I had heard about the sandbag idea before. I think I might give it a try. The gel or foam also seems good. Running through my mind is the idea of trying memory foam below the legs of the tripod. I think I will end up creating some Frankenstein type getup before I'm through. How about gel pads resting on sandbags!?
Years ago some friends and I were trying to film a movie and in one scene we needed a closeup of a steam engine going by. There was a tourist steam train that ran during the summer nearby so we found a point along the route where the train comes out of a turn and set up our cameras. We were using full sized VHS camcorder on a light weight tripod set up on gravel about 10 - 12 feet from the tracks.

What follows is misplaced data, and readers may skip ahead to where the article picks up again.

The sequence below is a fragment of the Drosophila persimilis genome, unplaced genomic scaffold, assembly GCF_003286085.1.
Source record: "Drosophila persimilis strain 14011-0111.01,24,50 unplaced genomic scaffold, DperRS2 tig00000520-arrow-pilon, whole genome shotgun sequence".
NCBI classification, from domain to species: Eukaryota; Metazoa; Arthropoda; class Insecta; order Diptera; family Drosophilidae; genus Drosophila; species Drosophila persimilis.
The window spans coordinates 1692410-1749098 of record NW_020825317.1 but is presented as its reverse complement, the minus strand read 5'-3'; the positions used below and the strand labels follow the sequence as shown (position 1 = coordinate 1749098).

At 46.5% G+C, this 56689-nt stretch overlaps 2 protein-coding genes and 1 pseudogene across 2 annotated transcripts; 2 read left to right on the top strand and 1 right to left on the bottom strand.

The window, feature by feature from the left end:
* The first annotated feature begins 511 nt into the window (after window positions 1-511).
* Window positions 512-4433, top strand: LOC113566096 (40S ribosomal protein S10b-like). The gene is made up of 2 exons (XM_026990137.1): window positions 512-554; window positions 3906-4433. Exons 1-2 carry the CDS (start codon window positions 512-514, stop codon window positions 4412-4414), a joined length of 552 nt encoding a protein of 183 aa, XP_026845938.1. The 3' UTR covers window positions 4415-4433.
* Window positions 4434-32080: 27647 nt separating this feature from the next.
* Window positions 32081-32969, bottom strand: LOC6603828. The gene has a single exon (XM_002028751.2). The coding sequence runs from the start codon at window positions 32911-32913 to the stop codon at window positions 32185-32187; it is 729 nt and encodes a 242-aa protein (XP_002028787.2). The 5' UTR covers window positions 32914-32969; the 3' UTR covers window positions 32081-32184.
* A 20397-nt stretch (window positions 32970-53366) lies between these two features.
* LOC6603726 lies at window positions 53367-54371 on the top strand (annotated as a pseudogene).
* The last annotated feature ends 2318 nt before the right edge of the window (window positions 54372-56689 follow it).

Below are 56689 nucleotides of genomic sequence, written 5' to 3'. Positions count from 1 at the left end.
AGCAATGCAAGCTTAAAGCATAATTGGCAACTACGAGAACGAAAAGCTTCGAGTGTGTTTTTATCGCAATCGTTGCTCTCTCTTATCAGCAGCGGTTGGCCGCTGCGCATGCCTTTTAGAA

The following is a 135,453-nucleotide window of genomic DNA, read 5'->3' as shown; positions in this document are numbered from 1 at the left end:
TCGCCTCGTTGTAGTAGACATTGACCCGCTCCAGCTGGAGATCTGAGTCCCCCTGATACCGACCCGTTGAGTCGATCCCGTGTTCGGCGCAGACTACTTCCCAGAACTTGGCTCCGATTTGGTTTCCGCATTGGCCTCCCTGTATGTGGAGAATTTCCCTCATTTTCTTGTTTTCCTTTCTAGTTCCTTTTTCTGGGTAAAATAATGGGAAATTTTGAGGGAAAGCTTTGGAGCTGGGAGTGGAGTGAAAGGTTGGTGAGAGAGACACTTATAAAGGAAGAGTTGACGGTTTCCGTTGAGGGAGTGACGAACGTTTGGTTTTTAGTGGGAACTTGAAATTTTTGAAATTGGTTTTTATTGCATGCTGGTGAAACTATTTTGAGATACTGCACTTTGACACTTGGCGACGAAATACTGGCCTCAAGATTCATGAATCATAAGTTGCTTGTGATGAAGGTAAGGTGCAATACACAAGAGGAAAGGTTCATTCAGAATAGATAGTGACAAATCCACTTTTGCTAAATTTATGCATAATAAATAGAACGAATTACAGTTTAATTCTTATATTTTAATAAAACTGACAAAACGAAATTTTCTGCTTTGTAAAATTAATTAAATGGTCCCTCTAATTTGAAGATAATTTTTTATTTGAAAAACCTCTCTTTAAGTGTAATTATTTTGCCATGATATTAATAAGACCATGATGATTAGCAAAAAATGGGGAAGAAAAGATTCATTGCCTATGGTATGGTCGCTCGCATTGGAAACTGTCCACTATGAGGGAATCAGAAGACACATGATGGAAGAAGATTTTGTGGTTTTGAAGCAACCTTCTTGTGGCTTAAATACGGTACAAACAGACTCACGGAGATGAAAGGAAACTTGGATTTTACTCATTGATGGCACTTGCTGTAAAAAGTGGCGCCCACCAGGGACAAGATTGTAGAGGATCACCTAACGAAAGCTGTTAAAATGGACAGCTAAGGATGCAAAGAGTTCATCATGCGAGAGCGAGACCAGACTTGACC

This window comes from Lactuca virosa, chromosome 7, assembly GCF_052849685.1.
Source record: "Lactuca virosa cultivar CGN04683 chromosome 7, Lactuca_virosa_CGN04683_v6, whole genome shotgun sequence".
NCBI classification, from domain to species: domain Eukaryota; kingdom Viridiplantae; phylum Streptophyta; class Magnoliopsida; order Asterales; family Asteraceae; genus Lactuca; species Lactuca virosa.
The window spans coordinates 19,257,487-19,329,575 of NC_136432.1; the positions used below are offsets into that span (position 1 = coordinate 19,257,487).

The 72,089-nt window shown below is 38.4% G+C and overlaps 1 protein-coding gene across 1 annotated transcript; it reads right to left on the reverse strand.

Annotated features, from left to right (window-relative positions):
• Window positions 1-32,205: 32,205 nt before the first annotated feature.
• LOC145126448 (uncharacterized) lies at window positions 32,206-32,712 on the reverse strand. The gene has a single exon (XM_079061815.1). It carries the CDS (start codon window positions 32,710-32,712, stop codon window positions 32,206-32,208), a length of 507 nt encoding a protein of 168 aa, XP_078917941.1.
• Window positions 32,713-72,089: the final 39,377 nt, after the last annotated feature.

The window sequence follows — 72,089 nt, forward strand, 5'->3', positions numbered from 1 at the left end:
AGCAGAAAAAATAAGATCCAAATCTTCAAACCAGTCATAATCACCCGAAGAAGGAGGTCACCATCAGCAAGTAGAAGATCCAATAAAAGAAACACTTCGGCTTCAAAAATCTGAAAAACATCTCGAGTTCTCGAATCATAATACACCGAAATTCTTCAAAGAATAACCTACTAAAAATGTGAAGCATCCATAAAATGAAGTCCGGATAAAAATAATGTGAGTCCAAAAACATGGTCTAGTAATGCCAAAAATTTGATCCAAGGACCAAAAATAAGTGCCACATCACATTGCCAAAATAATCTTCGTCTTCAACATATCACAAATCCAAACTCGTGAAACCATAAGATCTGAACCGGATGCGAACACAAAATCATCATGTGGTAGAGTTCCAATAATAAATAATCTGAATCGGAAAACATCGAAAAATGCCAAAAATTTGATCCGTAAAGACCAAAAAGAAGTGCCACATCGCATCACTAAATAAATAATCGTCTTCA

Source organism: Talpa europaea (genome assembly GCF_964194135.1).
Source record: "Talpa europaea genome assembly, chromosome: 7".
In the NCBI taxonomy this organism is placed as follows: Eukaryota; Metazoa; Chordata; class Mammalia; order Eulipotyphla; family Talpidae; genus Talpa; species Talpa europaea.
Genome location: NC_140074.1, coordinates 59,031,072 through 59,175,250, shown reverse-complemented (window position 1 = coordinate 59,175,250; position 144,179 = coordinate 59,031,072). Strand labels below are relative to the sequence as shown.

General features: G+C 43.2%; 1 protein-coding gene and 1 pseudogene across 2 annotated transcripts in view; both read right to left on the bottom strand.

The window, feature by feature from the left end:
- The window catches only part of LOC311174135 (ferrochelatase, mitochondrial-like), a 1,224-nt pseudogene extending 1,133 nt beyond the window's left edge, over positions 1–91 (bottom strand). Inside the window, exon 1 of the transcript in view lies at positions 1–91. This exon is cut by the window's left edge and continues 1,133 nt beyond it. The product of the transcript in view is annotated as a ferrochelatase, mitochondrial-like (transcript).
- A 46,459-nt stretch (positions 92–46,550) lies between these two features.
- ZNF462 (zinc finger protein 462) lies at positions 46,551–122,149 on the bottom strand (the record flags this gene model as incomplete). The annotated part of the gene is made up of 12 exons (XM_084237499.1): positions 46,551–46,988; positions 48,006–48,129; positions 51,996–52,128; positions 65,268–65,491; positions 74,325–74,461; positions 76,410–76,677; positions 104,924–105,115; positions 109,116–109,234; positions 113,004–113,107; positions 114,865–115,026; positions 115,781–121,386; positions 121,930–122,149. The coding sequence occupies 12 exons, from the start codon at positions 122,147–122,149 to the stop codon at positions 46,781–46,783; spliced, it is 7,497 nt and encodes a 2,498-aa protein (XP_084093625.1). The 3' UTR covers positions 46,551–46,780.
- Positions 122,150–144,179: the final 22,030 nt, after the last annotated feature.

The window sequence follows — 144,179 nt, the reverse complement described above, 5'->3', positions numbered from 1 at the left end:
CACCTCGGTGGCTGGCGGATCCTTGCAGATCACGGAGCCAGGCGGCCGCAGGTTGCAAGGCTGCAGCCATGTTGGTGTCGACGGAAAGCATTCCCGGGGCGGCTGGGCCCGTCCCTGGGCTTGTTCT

The first time we filmed the train blew its whistle just as it passed and scared the bejeezus out of us causing the camera to nearly fall over. The second attempt we were ready for, but, as has been pointed out there was some serious camera shake going on. Ultimately what we did was to place a 1" foam cushion on ground, place a square piece of 1/4" plywood on top of the cushion, then position the tripod on top of the plywood without extending the legs. As the train approached we pushed down on the camera.
The end result was pretty good, at least we thought so. We never did complete that movie, but that first train shoot, with the whistle going off and all of us scattering while yelling "Holy S---!" often got played!
Originally Posted by Snakebyte1
I remember one summer I lived next to the tracks. I heard the train coming & blowing it's horn about midnight...The force of the wind that the train made when it passed came in my bedroom window and blew the sheet right off me...